FROM aerosols to zantac, applied chemistry is the UK’s number one exporter, producing an annual trade surplus of £5 billion, while only graduates in medicine and law earn more on average.
But chemistry departments in UK universities are closing with cost a critical factor in this laboratory-based subject, compounded by the intricacies of publicly-funded teaching and research.
MMU, a traditional provider of chemistry degrees, has won a £300,000 award after the Higher Education Funding Council for England (HEFCE) set up a special fund for strategic and vulnerable subjects.
The HEFCE project, backed by the Royal Society of Chemistry, is a two-year pilot to ensure the sustainability of part-time chemistry courses not only in Manchester but across England. It aims to change the one-size-fits-all degree to more flexible and bespoke programmes.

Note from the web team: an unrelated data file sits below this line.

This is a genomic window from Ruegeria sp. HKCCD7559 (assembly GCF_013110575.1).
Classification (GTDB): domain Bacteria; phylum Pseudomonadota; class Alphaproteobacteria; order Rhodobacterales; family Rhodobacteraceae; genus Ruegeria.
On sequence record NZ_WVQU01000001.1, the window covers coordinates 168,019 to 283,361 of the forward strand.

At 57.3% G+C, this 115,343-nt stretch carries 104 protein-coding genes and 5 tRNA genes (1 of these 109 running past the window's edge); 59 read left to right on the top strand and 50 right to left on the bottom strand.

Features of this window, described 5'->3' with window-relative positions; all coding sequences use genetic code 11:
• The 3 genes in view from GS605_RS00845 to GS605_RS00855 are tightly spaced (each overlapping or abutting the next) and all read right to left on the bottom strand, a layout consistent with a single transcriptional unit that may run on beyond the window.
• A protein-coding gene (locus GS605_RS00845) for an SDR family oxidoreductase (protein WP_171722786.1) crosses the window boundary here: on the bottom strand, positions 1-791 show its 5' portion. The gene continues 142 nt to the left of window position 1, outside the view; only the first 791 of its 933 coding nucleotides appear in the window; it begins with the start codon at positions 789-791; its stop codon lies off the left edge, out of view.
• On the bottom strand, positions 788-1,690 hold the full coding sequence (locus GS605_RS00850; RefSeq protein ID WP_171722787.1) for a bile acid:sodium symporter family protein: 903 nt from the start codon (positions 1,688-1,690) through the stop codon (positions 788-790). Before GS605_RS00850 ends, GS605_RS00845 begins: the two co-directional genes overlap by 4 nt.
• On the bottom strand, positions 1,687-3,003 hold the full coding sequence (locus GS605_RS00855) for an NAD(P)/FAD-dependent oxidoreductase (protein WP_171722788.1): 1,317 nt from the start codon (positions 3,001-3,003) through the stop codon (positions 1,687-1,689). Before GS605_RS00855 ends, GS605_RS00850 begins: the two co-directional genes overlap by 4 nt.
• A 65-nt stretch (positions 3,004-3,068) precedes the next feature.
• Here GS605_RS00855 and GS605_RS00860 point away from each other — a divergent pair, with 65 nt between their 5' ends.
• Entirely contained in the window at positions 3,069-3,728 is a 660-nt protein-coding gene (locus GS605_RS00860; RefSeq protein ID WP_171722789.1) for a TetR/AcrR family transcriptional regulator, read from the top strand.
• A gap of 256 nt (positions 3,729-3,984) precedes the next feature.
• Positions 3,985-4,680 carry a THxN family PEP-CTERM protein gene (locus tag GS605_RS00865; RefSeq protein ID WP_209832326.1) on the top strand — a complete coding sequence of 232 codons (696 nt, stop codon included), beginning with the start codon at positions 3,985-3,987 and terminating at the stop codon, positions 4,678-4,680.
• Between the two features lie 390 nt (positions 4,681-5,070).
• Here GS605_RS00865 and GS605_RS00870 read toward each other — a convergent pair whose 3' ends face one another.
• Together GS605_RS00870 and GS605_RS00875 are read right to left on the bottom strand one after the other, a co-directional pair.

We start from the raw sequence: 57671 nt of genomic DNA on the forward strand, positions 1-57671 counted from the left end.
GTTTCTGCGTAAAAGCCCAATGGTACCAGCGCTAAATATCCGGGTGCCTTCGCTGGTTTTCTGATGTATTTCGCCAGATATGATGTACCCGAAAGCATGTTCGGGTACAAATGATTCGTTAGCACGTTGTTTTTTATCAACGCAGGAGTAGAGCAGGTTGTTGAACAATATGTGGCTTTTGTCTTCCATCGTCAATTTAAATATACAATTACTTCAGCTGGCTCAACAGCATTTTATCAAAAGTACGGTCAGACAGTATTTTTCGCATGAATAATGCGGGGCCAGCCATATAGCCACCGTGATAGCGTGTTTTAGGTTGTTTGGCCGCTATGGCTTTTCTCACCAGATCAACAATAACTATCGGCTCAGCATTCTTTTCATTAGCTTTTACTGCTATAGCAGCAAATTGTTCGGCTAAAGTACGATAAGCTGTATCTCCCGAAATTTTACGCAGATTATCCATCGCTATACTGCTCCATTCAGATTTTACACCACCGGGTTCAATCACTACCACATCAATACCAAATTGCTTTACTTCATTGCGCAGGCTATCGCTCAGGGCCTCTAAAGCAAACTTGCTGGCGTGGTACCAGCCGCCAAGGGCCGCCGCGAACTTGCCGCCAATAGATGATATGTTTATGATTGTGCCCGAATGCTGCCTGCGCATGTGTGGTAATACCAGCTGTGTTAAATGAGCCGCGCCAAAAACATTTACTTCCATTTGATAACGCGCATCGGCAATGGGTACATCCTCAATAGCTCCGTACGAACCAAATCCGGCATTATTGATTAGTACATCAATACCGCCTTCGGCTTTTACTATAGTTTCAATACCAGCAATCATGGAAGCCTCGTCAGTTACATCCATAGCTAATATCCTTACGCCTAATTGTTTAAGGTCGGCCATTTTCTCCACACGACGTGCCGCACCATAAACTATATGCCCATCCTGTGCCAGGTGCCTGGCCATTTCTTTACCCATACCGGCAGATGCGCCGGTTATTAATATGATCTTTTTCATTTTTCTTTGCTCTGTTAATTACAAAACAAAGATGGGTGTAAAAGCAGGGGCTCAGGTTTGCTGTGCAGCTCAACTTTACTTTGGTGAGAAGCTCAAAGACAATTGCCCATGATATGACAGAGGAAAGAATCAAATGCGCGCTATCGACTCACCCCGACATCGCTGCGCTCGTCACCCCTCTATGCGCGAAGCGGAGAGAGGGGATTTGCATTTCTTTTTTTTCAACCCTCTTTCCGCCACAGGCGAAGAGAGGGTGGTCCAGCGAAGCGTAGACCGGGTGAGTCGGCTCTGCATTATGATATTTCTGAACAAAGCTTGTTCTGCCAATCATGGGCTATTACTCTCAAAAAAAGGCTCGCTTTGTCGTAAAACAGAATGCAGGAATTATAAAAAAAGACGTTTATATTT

Dr Brian Murphy, Head of Chemistry and Materials at MMU, who will lead a national consortium of universities, business and agencies, said: "Part-time chemistry in England has been on the verge of extinction, so leading this initiative is a huge vote of confidence from our peers and recognition from HEFCE of the importance of part-time education and skills development to industry and individuals."
Learn at any age or stage
The pilot will set up three stages of a national open-learning ‘escalator’ and professional learning accounts system through pre-entry for those without formal qualifications or work experience, part-time tertiary education and continuing professional development for those in industry jobs.
Added Dr Murphy: “The strength and quality of the part-time and online distance learning courses at MMU were critical in securing the lead role. Part-time HE provision can be regarded as the last ‘unturned stone’ in widening participation for the chemical sciences.”
The project fits strongly with MMU's objective of allowing students to learn at any time in any place (including the workplace).